Covisoc is extremely critical of the process of documenting large profits from player exchanges when little or no money has actually moved between clubs.
Covisoc, the Italian football watchdog, passed on its findings into suspicious transfer activity to Giuseppe Chine, prosecutor at the FIGC, the Italian FA, and he will now investigate the capital gains of the 62 transfers.
The recording of capital gains from player swaps is a legitimate accounting practice.
According to Italian newspaper La Repubblica, which has seen the report, Covisoc is extremely critical of the process of documenting large profits from player exchanges when little or no money has actually moved between clubs.
The challenge, however, is how to determine if the value of an exchange is adequate, and it now rests with Chine as to whether the FIGC probe further and act on the watchdog’s report.
The report cites the €8m swap deal between Juventus and Marseille for Franco Tongya and Marley Aké in January 2021. Tongya is now playing for Marseille’s reserve team in the French fourth-tier, while Aké is in Serie C with the Juventus U23s.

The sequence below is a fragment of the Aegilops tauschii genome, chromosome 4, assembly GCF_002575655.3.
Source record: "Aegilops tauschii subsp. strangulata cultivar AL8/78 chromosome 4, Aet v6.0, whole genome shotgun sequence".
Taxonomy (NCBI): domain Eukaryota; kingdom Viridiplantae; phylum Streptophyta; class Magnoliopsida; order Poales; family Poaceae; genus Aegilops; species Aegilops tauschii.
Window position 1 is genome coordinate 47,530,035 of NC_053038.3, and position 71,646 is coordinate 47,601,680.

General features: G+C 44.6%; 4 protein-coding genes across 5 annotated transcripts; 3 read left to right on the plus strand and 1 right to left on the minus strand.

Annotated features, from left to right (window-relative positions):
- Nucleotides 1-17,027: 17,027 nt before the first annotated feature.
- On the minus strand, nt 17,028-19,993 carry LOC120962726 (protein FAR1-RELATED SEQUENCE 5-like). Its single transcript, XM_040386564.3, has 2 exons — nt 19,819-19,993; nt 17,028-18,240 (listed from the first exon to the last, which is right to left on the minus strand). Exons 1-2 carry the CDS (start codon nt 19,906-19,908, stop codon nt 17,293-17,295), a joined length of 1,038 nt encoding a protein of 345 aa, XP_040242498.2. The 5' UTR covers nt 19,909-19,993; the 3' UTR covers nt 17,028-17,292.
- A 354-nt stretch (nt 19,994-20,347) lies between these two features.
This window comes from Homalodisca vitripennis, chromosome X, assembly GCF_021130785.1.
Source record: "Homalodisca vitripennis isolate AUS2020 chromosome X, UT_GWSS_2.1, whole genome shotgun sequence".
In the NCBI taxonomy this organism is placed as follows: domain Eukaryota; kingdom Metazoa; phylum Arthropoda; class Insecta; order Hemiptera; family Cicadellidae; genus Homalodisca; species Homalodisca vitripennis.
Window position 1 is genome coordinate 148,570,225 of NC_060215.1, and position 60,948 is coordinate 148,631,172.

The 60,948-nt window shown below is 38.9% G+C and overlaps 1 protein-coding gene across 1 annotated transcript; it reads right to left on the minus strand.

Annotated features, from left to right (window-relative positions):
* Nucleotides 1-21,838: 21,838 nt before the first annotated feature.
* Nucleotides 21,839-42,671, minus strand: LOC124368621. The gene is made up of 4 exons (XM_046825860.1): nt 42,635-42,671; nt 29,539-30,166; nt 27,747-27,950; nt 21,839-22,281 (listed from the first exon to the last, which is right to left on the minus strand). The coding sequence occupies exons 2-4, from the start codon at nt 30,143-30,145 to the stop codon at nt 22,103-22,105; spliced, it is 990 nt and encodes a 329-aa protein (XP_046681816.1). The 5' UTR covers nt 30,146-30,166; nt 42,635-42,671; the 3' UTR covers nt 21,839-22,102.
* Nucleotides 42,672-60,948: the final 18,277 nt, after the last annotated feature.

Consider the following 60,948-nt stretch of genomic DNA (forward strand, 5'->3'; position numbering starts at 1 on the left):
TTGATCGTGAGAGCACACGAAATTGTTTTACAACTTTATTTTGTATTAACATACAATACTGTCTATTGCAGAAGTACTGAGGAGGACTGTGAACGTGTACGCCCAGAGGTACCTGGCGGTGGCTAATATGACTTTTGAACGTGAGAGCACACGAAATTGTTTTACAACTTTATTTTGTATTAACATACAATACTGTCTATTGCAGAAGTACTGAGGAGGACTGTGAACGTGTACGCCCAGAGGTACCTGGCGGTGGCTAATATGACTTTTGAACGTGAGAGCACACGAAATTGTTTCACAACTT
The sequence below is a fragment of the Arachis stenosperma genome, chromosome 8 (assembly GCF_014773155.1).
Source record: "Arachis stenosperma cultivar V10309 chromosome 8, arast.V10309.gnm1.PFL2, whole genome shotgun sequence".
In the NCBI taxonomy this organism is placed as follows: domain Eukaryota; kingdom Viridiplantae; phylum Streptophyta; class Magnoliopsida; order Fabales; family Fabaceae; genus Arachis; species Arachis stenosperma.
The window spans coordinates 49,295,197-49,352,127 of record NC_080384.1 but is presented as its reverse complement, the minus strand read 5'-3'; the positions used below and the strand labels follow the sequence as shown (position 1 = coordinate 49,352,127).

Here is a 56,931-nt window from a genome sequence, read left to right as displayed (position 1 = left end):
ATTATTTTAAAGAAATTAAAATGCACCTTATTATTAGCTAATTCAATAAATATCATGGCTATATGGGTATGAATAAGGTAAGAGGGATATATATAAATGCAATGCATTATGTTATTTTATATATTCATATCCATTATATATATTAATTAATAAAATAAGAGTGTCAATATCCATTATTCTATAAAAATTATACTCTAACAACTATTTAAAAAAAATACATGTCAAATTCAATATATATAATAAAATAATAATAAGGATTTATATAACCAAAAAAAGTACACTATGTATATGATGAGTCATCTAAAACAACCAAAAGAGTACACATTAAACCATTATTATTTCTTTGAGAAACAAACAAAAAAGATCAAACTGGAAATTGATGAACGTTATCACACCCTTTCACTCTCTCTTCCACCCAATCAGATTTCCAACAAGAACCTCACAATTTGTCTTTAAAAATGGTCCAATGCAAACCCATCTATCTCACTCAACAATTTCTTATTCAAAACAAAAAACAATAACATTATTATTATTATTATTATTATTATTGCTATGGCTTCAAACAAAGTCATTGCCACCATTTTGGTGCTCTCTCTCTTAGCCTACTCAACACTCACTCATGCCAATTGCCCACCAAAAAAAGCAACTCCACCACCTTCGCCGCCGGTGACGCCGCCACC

Also flagged by Covisoc is the quartet of Napoli players that joined Lille for a combined €20m in 2019-20 to partially offset the €70m outlay from the Italian club on Nigerian striker Victor Osimhen from the French team. Just one of those four players is still at Lille (and has never played for the first team), while three are back in Italy, in either Serie C or Serie D.
Juventus have 42 transfers on the list, with 21 of those players exchanged for a total of €90m, but the money that actually changed hands was just over €3m, according to Covisoc’s findings.
The watchdog acted after Consob, which regulates Italy’s Stock Exchange, in September opened an investigation into Juventus for the same issue.